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In which way should I access this parent method and parent variable?

class Base
{
public:
    std::string mWords;
    Base() { mWords = "blahblahblah" }
};

class Foundation
{
public:
    Write( std::string text )
    {
        std::cout << text;
    }
};

class Child : public Base, public Foundation
{
    DoSomething()
    {
        this->Write( this->mWords );
        // or
        Foundation::Write( Base::mWords );
    }
};

Thanks.

Edit: And what if there is ambiguity?

share|improve this question
up vote 9 down vote accepted

The two syntaxes you use in your code (this->... and qualified names) are only necessary specifically when there is ambiguity or some other name lookup issue, like name hiding, template base class etc.

When there's no ambiguity or other problems you don't need any of these syntaxes. All you need is a simple unqualified name, like Write in your example. Just Write, not this->Write and not Foundation::Write. The same applies to mWords.

I.e. in your specific example a plain Write( mWords ) will work just fine.


To illustrate the above, if your DoSomething method had mWords parameter, as in

DoSomething(int mWords) {
  ...

then this local mWords parameter would hide inherited class member mWords and you'd have to use either

DoSomething(int mWords) {
  Write(this->mWords);
}

or

DoSomething(int mWords) {
  Write(Foundation::mWords);
}

to express your intent properly, i.e. to break through the hiding.


If your Child class also had its own mWords member, as in

class Child : public Base, public Foundation
{
  int mWords
  ...

then this name would hide the inherited mWords. The this->mWords approach in this case would not help you to unhide the proper name, and you'd have to use the qualified name to solve the problem

DoSomething(int mWords) {
  Write(Foundation::mWords);
}

If both of your base classes had an mWords member, as in

class Base {
public:
  std::string mWords;
  ...
};

class Foundation {
public:
  int mWords;
  ...

then in Child::DoSomething the mWords name would be ambiguous, and you'd have to do

DoSomething(int mWords) {
  Write(Foundation::mWords);
}

to resolve the ambiguity.


But, again, in your specific example, where there's no ambiguity and no name hiding all this is completely unnecessary.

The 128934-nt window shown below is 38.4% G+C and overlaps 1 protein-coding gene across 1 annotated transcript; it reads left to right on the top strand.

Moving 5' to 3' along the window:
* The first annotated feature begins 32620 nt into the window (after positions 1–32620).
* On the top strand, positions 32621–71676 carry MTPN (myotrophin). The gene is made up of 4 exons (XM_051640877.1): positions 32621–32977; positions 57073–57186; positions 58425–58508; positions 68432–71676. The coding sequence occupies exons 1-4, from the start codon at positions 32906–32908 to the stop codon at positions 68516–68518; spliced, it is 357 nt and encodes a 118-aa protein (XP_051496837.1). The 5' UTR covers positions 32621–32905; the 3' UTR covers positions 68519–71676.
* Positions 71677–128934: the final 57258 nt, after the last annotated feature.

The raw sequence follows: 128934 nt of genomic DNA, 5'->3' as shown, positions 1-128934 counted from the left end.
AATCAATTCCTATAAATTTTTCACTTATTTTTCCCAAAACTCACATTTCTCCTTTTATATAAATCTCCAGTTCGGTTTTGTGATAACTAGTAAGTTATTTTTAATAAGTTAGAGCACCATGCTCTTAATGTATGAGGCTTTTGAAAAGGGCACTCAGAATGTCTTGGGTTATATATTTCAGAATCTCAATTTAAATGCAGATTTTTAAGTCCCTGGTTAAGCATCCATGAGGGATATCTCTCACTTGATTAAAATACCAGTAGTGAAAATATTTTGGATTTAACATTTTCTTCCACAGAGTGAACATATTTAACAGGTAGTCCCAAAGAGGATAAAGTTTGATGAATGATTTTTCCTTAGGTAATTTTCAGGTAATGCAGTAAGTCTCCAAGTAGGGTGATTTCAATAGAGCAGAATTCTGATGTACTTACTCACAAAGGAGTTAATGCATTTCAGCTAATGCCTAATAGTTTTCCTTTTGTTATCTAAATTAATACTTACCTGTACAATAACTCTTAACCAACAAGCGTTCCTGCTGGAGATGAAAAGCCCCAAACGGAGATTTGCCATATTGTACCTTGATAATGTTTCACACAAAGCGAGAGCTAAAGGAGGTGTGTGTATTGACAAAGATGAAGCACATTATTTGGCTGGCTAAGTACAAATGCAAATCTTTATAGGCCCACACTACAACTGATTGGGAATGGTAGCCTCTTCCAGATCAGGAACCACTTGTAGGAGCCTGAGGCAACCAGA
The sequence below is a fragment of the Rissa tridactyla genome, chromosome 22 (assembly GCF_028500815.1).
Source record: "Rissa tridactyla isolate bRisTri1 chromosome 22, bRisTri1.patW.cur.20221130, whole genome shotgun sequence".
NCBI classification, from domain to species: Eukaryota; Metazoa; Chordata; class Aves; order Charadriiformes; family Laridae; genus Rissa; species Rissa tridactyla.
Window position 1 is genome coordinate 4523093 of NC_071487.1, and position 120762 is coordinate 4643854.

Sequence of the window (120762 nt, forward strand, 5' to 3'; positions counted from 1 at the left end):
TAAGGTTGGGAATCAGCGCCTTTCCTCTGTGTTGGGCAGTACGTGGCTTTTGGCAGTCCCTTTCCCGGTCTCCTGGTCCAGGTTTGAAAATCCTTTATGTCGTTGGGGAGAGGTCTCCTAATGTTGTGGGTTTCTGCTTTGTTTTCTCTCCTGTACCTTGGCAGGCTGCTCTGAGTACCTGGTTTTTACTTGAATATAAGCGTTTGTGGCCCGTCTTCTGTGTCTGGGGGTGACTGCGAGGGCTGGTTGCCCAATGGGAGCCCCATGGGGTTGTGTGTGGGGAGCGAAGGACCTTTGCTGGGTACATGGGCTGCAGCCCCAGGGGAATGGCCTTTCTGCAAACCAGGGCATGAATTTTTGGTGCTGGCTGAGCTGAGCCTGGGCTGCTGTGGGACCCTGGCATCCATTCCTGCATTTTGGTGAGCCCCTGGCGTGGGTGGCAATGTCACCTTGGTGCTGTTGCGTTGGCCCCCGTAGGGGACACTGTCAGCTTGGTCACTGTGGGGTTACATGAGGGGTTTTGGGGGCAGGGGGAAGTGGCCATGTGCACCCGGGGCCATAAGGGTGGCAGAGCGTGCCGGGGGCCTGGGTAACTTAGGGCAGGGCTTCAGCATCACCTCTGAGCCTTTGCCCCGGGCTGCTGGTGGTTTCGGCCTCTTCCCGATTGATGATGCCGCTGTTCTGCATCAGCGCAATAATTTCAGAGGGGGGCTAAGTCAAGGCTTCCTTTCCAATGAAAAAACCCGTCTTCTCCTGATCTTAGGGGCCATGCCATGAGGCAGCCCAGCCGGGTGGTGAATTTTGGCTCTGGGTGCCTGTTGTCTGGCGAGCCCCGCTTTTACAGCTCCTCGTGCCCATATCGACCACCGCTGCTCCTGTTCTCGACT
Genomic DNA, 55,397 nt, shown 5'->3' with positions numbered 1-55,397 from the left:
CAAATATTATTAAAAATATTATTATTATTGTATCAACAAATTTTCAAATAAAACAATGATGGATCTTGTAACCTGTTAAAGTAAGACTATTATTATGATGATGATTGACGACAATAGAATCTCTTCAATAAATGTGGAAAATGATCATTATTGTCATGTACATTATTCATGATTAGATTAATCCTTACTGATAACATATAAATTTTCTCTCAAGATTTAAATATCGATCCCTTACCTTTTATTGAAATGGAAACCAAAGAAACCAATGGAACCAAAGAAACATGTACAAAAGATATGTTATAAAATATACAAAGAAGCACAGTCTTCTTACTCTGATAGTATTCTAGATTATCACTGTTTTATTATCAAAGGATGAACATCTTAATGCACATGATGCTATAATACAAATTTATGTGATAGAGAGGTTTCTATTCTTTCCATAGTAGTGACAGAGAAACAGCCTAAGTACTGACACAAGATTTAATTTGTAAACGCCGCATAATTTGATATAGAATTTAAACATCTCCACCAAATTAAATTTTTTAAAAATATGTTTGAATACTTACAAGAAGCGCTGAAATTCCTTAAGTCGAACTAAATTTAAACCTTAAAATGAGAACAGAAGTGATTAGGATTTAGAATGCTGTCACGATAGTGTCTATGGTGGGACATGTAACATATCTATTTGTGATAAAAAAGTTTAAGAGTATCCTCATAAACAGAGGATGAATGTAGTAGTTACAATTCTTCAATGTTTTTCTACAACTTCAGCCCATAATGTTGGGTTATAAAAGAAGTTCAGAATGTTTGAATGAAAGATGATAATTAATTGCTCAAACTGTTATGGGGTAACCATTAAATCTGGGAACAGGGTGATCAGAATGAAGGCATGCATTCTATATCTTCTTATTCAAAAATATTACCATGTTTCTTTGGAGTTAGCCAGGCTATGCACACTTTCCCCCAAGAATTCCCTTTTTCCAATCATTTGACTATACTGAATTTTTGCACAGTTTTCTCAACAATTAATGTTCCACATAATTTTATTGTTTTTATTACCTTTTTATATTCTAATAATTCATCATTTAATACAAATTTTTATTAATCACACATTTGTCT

share|improve this answer
    
makes sense. thanks! – user542687 Dec 24 '10 at 2:45

Since there is no naming conflict, simply use Write(mWords). Use the other 2 if you have local variables that conflict, or when the names are hidden.

share|improve this answer
    
If there is conflict, which method do you recommend I use? – user542687 Dec 24 '10 at 1:01
    
and what do you mean by "when the names are hidden"? – user542687 Dec 24 '10 at 1:01
    
if it's a conflict between local variables and member variables (e.g. your class has a member variable i, and your method also uses a local variable i), use this. if A declares a function f, and B inherits A and declares f also, and you want to call A's f from B, then use A::f. – lijie Dec 24 '10 at 5:24

I think this is the most common approach:

Write(mWords);

unless you run into ambiguity.

If there's ambiguity or shadowing because you want something in a (particular) base class but something in another base class (or this class) hides it, then use the Base::name syntax.

If a local variable is shadowing one of your members, then use this->, though in general you should try to avoid this situation. (ie: try to avoid naming locals such that they shadow members)

I suppose one way to look at it would be to use the first of these that works and does what you want:

  1. name
  2. this->name
  3. Base::name
share|improve this answer
    
yes, I might have to deal with ambiguity... I will clarify in my original post. – user542687 Dec 24 '10 at 0:57

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